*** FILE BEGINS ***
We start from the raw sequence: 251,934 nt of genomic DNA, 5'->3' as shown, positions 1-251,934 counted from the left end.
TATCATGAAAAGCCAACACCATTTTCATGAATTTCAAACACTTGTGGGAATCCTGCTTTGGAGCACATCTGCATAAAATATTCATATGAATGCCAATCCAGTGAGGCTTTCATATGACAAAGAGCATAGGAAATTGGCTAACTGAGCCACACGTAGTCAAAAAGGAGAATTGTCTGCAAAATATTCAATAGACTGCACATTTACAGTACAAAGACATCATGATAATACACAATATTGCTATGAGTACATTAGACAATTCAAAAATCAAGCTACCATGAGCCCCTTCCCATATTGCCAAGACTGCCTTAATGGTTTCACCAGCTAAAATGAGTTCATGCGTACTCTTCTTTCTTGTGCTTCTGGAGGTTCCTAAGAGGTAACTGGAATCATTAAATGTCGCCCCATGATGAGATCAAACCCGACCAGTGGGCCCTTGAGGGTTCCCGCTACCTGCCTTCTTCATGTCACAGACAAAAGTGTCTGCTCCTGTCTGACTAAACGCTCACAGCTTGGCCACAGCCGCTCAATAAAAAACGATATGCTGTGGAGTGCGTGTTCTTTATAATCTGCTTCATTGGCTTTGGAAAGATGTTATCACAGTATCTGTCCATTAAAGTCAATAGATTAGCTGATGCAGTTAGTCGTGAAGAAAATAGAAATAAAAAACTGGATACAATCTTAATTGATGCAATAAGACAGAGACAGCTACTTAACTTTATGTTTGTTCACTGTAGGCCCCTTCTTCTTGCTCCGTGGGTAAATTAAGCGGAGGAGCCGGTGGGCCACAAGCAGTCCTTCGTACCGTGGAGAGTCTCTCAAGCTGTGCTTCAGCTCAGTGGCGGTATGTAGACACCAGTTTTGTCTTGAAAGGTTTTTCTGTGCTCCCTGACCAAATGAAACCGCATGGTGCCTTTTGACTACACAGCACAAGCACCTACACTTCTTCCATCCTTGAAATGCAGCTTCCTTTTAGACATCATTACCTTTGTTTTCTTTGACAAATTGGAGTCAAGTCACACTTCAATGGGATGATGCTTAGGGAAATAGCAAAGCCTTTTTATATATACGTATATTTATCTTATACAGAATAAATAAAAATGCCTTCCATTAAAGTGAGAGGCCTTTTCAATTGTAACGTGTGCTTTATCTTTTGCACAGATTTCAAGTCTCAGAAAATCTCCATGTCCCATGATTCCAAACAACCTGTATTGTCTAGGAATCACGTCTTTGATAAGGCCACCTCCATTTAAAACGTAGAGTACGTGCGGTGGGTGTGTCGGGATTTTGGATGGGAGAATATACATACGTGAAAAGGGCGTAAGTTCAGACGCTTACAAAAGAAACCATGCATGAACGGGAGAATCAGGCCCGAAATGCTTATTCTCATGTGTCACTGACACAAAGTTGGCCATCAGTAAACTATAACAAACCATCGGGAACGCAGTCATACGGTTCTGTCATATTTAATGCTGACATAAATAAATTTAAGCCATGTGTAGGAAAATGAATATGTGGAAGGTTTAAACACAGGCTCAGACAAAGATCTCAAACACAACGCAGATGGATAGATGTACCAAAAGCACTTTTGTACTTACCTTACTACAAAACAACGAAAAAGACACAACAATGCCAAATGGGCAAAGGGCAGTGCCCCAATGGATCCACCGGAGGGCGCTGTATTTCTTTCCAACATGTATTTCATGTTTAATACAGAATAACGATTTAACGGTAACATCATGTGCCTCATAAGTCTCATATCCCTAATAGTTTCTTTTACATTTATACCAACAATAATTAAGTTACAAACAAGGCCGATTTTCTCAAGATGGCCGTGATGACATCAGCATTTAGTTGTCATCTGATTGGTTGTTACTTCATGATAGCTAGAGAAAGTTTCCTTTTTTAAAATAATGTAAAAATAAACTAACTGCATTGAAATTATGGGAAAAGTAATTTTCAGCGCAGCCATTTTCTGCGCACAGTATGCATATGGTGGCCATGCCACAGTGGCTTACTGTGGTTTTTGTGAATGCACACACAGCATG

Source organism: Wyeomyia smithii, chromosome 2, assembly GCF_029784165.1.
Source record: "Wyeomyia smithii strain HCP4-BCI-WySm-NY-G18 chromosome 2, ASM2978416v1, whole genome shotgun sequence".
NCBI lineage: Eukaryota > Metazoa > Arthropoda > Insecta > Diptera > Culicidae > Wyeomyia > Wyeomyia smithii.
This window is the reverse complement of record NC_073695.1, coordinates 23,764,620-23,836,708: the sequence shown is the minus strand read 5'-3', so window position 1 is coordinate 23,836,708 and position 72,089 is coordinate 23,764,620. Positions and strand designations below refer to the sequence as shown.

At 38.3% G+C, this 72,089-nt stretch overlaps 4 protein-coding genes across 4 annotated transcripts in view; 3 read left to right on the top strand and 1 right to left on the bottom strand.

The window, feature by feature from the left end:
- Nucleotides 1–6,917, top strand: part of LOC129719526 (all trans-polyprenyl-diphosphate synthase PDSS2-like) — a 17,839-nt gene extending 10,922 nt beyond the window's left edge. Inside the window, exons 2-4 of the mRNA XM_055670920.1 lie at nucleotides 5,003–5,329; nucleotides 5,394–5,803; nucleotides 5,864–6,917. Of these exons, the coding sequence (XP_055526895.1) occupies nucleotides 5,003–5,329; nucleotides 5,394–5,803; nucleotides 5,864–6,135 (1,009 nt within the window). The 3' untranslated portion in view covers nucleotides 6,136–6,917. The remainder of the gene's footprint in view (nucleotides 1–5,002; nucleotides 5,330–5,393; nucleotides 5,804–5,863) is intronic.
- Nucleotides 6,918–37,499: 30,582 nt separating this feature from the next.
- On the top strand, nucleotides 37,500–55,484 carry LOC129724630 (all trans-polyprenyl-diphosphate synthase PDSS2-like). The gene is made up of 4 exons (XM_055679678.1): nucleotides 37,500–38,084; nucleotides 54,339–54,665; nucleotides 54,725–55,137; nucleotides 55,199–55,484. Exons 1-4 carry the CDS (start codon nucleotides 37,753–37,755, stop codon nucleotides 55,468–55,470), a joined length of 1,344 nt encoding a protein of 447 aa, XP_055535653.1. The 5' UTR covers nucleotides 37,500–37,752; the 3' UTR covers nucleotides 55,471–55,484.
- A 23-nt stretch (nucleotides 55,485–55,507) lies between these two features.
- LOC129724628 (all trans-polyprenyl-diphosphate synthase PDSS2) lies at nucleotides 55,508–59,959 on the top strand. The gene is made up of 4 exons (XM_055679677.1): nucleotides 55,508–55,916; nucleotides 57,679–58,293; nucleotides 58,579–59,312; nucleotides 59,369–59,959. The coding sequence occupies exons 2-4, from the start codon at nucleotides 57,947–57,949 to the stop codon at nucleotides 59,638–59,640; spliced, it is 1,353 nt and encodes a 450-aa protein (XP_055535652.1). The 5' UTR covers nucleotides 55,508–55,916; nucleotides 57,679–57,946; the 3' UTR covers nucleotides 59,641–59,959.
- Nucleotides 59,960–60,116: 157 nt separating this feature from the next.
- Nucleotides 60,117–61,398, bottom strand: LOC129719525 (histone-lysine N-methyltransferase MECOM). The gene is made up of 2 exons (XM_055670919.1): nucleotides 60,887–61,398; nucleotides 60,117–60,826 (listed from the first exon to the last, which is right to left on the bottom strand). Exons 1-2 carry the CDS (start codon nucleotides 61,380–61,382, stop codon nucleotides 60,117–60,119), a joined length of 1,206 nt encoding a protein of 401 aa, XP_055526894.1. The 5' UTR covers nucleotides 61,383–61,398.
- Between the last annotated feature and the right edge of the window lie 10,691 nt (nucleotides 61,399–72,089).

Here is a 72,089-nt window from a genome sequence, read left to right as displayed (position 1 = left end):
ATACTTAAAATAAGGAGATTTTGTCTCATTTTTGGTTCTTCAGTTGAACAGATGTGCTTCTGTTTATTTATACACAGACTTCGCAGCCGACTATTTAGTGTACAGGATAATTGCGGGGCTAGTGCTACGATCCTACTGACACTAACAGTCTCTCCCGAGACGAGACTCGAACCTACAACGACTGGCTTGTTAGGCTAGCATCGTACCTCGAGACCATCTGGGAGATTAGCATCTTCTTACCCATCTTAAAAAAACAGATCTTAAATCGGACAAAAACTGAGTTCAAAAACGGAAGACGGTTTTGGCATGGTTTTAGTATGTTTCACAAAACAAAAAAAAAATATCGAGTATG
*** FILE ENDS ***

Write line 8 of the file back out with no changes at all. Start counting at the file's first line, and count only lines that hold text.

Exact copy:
The window, feature by feature from the left end: